Making A Case For Vendor Automation
Three Points To Consider from a Top Procurement Consultant
Like many people coming out of college, Snow Rutkowske didn’t know exactly what she wanted to do after she graduated. But she knew one thing for certain.
“I needed a job,” she quipped.
Fortunately for Rutkowske, she quickly landed at Huron Consulting and over the last 16 years has carved out a career that has been rewarding for her and the clients she advises. After leaving Huron to work in procurement at Illinois Tech for a few years, Rutkowske returned and is now a senior director of Huron’s higher education consulting group with a focus on spend management. Her focus is primarily on projects related to procure to pay, assessment, transformation, strategic sourcing and the cost saving side of patients and contract negotiations.
Rutkowske recently met with PaymentWorks to share some of the expertise and wisdom she has collected since entering the world of procurement. As the conversation concluded, Rutkowske offered three reasons why a procurement team should focus on automation tools.
Human resources- meaning the actual humans performing the work- are precious and can sometimes be very hard to come by. Workers get burned out and it’s incumbent upon leaders to do what they can to keep their team from being overstretched, Rutkowske said. The more transactional tasks that can be automated, the more time that your employees can focus on doing things that brings satisfaction and joy to them.
When Rutkowske first shared with her team at Illinois Tech that the organization would be investing in technology to automate some of their task oriented work, there was, understandably, a bit of apprehension. They voiced their concern by asking” Well, what am I going to be working on?”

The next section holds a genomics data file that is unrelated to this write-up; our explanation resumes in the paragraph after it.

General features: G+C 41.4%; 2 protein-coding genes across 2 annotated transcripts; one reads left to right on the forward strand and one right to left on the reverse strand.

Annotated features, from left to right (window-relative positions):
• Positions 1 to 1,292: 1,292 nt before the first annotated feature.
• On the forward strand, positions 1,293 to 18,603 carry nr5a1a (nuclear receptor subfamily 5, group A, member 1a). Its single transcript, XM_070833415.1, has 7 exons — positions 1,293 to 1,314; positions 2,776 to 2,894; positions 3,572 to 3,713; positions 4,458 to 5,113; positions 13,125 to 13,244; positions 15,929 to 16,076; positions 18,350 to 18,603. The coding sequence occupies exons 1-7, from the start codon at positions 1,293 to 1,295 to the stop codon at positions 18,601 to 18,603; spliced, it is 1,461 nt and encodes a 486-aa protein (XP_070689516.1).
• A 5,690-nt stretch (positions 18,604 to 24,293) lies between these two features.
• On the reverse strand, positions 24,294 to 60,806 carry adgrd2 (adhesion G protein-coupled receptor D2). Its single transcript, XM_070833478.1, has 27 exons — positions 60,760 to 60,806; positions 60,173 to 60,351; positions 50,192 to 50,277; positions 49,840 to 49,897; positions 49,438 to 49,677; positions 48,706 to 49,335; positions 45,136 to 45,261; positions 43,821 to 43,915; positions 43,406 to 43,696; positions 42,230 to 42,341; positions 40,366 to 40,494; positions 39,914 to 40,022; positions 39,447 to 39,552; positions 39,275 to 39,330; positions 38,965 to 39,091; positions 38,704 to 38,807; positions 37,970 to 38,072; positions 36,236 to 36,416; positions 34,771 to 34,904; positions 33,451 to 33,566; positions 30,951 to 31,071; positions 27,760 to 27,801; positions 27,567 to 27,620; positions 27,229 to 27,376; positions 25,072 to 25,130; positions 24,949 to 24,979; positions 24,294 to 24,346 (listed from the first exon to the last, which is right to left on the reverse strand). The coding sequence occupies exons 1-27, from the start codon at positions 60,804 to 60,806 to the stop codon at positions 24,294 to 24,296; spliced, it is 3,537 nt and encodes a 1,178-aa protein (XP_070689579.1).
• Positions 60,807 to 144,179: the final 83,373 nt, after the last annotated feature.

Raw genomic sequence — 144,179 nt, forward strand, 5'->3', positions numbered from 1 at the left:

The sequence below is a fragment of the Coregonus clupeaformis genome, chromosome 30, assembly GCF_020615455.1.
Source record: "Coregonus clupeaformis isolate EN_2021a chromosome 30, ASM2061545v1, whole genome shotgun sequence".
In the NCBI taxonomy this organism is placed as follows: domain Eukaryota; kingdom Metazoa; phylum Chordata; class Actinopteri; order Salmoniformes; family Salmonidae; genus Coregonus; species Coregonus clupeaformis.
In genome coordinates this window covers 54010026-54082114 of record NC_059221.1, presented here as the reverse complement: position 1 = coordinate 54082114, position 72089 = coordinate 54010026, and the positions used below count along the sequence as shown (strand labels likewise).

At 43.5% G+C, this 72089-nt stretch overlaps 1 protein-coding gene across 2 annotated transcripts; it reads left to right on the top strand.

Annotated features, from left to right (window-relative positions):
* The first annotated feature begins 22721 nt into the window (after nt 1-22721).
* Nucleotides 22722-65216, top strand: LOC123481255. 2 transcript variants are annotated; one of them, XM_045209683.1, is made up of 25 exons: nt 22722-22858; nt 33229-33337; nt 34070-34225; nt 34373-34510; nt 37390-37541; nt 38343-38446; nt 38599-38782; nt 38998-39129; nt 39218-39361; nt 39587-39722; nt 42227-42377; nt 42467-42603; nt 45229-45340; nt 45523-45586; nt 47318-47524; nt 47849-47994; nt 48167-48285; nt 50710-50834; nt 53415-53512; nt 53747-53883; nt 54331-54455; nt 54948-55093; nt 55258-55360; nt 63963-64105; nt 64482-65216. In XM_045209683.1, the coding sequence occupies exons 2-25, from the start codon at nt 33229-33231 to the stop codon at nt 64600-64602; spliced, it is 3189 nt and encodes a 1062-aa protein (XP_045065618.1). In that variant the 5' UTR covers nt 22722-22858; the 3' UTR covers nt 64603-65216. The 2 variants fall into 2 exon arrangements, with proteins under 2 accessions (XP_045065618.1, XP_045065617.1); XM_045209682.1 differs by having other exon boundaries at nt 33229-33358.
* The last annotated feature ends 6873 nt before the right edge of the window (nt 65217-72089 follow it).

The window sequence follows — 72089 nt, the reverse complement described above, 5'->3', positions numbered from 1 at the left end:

But as they stopped doing the day-to-day transactions and got into the more strategic areas, the satisfaction level of her team increased. They became a lot more engaged and found their jobs more fun.
“That is something I think we could all use more at work,” Rutkowske said. “Automation was a help, not a hindrance.”
Automation is here to stay, that should be clear by now as the 21st century moves into its third decade. But for businesses that have been slow to incorporate automation, it may be tempting to try to catch up all at once. Not so fast, says Rutkowske, this is a marathon, not a sprint.
Instead of going from zero to 100, Rutkowske’s advice is to try a little bit at a time and prevent the kind of shock to your team’s system that may set it back in the long run.
“Any little automation is the right direction and the right step,” she said. “And you often find that when you get started you’re going to realize, ‘Oh, it’s not as difficult as I thought’ and you’re going to realize its value. Everybody around you is going to realize its value and that would then propel to even more automation.”
Rutkowske also reminds that progress is not necessarily linear, it’s exponential.
“The more automation that you do, the more benefit and return you get,” she said.
When Rutkowske was working at Illinois Tech she had to deal with a problem common to many universities as well as businesses: limited resources. As a result, she needed to figure out how to get more done with less. That’s where automation came in.
With a team of only five people across procurement and accounts payable combined, their time was very valuable and adding automation became a necessary tool to alleviate work anxiety.
“I wanted to make sure that we were able to automate and get our precious time out of just typing data from paper into a system so we can have more time and dedicate energy and resources to more strategic initiatives,” she said. “We wanted to transform ourselves from, ‘Oh, they’re just a box that we need to get checked.’ Or, ‘Oh, they’re a gauntlet that we have to run through.’ To, ‘Oh wow, they’re a true partner, I want to reach out to them because they are going to be able to help me solve my problems, or they make my life easier.'”
To make things easier at Illinois Tech, Rutkowske began looking at ways to automate vendor onboarding,, the vendor data validation and the payment information validation, among other things.
“I made the pitch to help the university with that automation to shore up our risk management and compliance and help us all sleep better.”
Hear all of Snow’s best advice here.
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